Step 4: Rename the PEAppGeneralPreferencesModule.nib file to PEAppGeneralPreferencesModuleOLD.nib.
Step 5: Rename the PEAppDebugPreferencesModule.nib file to PEAppGeneralPreferencesModule.nib.
Step 6: Now when you open the new Final Cut Pro file, the General Preferences panel will be replaced by the Debug options – simple as that! These changes ONLY affect the duplicated Final Cut Pro application – so if you open the original Final Cut Pro application, the General preferences will still be there.
I’ve had a play with most of the functions revealed – but there’s nothing really useful in there that I can see (except maybe the “Periodic Backup Interval” and the “Suspend Background Options During Playback” – but I’ll have to do some more testing). I was really hoping that enabling “Guards” would do something magical – but it doesn’t seem to do anything as far as I can tell – although maybe if you have two clients accessing the same project over a SAN, you’d see additional options? The “Automatic Crossfade Duration” also seems interesting – but again, I couldn’t actually work out what it did. Like the name suggests – these are all DEBUG functions – so unless you’re an Apple developer with access to the FCPX code, they’re not very useful or helpful.
Once you’ve finished playing – you can simply trash your FCPX preferences to undo all the debug preferences changes (keeping in mind this will reset ALL the preferences for FCPX). It’s important to note that Mavericks seems to do some caching with plist files – so you actually need to do a restart for the plist files to actually “reset”. You can then delete the duplicated Final Cut Pro application, and go back to the way things were.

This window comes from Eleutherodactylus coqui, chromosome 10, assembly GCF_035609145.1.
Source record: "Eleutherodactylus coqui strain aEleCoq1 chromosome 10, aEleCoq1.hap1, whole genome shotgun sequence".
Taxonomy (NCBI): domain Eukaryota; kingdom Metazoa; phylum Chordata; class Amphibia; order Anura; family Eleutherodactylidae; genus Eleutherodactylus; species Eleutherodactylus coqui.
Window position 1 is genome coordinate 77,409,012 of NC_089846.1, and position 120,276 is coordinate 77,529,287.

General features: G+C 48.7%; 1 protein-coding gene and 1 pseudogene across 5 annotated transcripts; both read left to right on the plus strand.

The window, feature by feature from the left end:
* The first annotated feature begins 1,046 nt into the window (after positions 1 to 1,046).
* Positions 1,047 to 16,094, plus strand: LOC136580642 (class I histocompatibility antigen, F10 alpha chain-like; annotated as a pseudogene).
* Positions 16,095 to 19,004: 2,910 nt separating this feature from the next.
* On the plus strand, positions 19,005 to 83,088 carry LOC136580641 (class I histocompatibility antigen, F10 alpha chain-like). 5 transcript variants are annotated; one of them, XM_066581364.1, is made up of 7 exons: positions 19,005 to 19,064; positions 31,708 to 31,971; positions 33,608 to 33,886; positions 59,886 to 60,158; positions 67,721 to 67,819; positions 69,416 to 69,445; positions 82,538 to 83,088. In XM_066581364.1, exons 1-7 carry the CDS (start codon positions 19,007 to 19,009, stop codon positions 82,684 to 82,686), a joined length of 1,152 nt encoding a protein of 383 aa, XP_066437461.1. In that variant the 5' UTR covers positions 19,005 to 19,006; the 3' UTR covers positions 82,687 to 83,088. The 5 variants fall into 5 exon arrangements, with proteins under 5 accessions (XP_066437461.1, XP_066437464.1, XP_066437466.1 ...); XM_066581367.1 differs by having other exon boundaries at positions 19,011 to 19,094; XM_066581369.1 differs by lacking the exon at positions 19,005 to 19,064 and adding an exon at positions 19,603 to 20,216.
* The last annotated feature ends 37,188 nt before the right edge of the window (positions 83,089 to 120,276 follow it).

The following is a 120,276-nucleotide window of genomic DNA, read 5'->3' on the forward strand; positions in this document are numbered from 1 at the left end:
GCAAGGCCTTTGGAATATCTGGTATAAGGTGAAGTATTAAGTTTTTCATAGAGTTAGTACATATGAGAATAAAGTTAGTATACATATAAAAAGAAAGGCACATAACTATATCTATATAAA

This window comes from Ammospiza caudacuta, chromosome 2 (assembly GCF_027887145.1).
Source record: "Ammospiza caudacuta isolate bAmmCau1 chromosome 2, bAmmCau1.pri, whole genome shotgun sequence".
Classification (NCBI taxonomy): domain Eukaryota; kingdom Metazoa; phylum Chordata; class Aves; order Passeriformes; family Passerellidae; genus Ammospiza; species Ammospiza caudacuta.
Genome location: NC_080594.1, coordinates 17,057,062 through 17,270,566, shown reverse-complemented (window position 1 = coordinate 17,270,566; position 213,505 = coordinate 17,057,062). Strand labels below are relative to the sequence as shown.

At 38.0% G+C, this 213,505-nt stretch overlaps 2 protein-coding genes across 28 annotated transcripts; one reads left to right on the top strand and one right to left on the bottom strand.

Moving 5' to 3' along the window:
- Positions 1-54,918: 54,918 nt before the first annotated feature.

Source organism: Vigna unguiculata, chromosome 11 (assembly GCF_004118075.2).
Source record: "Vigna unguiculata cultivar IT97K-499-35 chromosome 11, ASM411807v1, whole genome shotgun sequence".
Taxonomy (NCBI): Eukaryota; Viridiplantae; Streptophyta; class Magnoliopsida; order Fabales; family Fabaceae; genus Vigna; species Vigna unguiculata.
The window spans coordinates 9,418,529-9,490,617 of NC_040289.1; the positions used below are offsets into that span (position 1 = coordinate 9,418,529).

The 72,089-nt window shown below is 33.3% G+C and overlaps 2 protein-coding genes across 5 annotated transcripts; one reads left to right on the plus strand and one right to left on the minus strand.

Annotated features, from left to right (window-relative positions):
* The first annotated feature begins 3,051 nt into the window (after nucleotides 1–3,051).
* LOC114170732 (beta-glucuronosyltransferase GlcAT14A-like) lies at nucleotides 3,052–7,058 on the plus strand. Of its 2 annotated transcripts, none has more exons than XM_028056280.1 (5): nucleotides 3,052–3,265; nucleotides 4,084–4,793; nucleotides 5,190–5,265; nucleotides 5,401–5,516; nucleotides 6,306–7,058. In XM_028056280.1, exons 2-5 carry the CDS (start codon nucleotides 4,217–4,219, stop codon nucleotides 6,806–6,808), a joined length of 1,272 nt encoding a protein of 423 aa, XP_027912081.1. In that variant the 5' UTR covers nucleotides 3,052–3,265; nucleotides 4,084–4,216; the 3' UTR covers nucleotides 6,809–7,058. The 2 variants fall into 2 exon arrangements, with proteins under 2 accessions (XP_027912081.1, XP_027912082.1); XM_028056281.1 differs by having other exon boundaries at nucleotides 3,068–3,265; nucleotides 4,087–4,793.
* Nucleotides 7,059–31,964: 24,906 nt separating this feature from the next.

Another way to activate these hidden features is to simply modify your own FCPX preferences file.
If you open ~/Library/Preferences/com.apple.FinalCut.plist in your preferred editor, you can add these secret options to activate hidden things:
<key>FFAllowOverlappedEdits</key> <true/> <key>FFAudioDisableWaveformDrawing</key> <true/> <key>FFAudioEffectDisableLatencyCompensationKey</key> <true/> <key>FFAudioWaveformsDisplayLinear</key> <true/> <key>FFAutomaticCrossfadeDuration</key> <string>1000.0</string> <key>FFBGRenderShowDescriptions</key> <true/> <key>FFBrowseSequenceContent</key> <true/> <key>FFCheckSequenceForValidity</key> <true/> <key>FFColorDisplayRegionPicker</key> <true/> <key>FFDebugDrawing</key> <true/> <key>FFDrawConformHint</key> <true/> <key>FFDrawInterlaced</key> <integer>2</integer> <key>FFEnableFaceRecognitionFeatures</key> <true/> <key>FFEnableGuards</key> <true/> <key>FFEnableScreenSizeOverride</key> <true/> <key>FFEnableSequenceFramespreads</key> <true/> <key>FFFaceRecognitionOnlyShowOSCOnRollover</key> <true/> <key>FFHeliumNumCPUs</key> <integer>5</integer> <key>FFLogHeliumGraphs</key> <true/> <key>FFLogHeliumGraphsDotFile</key> <true/> <key>FFLogHeliumRenderStats</key> <true/> <key>FFNearestNeighborKey</key> <true/> <key>FFOpticalFlowAnalyzer</key> <integer>1</integer> <key>FFPlayAllFramesQuickly</key> <true/> <key>FFPlayerWarnAboutExcessiveDiskDrops</key> <true/> <key>FFSequenceAutoPulldownDetection</key> <true/> <key>FadeInGhostWaveform</key> <true/> <key>NSProDebugPaneEmphasis</key> <true/> <key>NSProHighlightFPOPreference</key> <true/> <key>PERFORMANCE_MONITORING</key> <true/> <key>PEShowWorkInProgressTools</key> <true/>
Again, I don’t think actually having access to these debug features is particularly useful, and I wouldn’t recommend messing with them on a production system – but it’s a bit of fun none-the-less.
If anyone has FCPX running on a SAN and works out how to activate and use the “Guards” functionality – let me know! Hopefully this is feature we’ll see in a future FCPX release (ideally with iCloud integration!).